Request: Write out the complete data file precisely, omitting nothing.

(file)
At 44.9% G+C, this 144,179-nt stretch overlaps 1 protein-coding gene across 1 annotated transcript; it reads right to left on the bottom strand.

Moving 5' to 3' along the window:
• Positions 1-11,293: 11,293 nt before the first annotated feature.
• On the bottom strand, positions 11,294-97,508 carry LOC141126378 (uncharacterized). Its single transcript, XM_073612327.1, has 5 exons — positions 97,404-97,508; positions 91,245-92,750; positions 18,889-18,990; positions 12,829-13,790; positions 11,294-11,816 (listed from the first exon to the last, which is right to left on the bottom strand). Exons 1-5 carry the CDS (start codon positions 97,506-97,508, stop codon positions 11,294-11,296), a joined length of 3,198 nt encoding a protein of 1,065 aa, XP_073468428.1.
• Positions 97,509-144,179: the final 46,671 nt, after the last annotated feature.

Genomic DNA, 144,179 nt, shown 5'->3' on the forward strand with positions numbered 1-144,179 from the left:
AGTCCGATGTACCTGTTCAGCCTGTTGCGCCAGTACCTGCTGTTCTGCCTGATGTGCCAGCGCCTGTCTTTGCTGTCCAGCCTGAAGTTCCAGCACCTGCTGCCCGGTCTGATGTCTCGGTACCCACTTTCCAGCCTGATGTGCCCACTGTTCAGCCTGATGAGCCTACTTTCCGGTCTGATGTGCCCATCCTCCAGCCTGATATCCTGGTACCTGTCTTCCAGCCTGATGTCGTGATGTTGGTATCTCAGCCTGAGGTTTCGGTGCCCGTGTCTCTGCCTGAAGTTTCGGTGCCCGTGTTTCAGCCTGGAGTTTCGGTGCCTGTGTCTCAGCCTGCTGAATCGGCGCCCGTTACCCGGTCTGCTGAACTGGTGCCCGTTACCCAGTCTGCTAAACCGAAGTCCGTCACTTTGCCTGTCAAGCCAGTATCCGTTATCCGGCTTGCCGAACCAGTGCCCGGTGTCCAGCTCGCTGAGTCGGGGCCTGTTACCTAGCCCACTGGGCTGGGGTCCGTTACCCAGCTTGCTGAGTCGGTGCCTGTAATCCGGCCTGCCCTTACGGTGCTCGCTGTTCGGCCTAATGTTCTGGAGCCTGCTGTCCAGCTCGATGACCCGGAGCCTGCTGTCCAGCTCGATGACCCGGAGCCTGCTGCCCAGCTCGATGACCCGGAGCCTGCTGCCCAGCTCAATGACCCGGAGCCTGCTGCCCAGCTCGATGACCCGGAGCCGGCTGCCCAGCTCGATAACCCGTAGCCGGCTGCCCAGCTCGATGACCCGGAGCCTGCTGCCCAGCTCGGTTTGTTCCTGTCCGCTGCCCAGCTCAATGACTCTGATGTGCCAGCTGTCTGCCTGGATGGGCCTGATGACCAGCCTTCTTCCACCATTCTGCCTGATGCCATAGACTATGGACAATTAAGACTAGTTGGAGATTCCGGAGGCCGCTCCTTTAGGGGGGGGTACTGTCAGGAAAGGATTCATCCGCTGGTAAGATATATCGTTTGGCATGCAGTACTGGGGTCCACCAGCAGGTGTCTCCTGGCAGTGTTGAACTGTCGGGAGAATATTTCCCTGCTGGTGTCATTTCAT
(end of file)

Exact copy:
At 44.9% G+C, this 144,179-nt stretch overlaps 1 protein-coding gene across 1 annotated transcript; it reads right to left on the bottom strand.

Moving 5' to 3' along the window:
• Positions 1-11,293: 11,293 nt before the first annotated feature.
• On the bottom strand, positions 11,294-97,508 carry LOC141126378 (uncharacterized). Its single transcript, XM_073612327.1, has 5 exons — positions 97,404-97,508; positions 91,245-92,750; positions 18,889-18,990; positions 12,829-13,790; positions 11,294-11,816 (listed from the first exon to the last, which is right to left on the bottom strand). Exons 1-5 carry the CDS (start codon positions 97,506-97,508, stop codon positions 11,294-11,296), a joined length of 3,198 nt encoding a protein of 1,065 aa, XP_073468428.1.
• Positions 97,509-144,179: the final 46,671 nt, after the last annotated feature.

Genomic DNA, 144,179 nt, shown 5'->3' on the forward strand with positions numbered 1-144,179 from the left:
AGTCCGATGTACCTGTTCAGCCTGTTGCGCCAGTACCTGCTGTTCTGCCTGATGTGCCAGCGCCTGTCTTTGCTGTCCAGCCTGAAGTTCCAGCACCTGCTGCCCGGTCTGATGTCTCGGTACCCACTTTCCAGCCTGATGTGCCCACTGTTCAGCCTGATGAGCCTACTTTCCGGTCTGATGTGCCCATCCTCCAGCCTGATATCCTGGTACCTGTCTTCCAGCCTGATGTCGTGATGTTGGTATCTCAGCCTGAGGTTTCGGTGCCCGTGTCTCTGCCTGAAGTTTCGGTGCCCGTGTTTCAGCCTGGAGTTTCGGTGCCTGTGTCTCAGCCTGCTGAATCGGCGCCCGTTACCCGGTCTGCTGAACTGGTGCCCGTTACCCAGTCTGCTAAACCGAAGTCCGTCACTTTGCCTGTCAAGCCAGTATCCGTTATCCGGCTTGCCGAACCAGTGCCCGGTGTCCAGCTCGCTGAGTCGGGGCCTGTTACCTAGCCCACTGGGCTGGGGTCCGTTACCCAGCTTGCTGAGTCGGTGCCTGTAATCCGGCCTGCCCTTACGGTGCTCGCTGTTCGGCCTAATGTTCTGGAGCCTGCTGTCCAGCTCGATGACCCGGAGCCTGCTGTCCAGCTCGATGACCCGGAGCCTGCTGCCCAGCTCGATGACCCGGAGCCTGCTGCCCAGCTCAATGACCCGGAGCCTGCTGCCCAGCTCGATGACCCGGAGCCGGCTGCCCAGCTCGATAACCCGTAGCCGGCTGCCCAGCTCGATGACCCGGAGCCTGCTGCCCAGCTCGGTTTGTTCCTGTCCGCTGCCCAGCTCAATGACTCTGATGTGCCAGCTGTCTGCCTGGATGGGCCTGATGACCAGCCTTCTTCCACCATTCTGCCTGATGCCATAGACTATGGACAATTAAGACTAGTTGGAGATTCCGGAGGCCGCTCCTTTAGGGGGGGGTACTGTCAGGAAAGGATTCATCCGCTGGTAAGATATATCGTTTGGCATGCAGTACTGGGGTCCACCAGCAGGTGTCTCCTGGCAGTGTTGAACTGTCGGGAGAATATTTCCCTGCTGGTGTCATTTCAT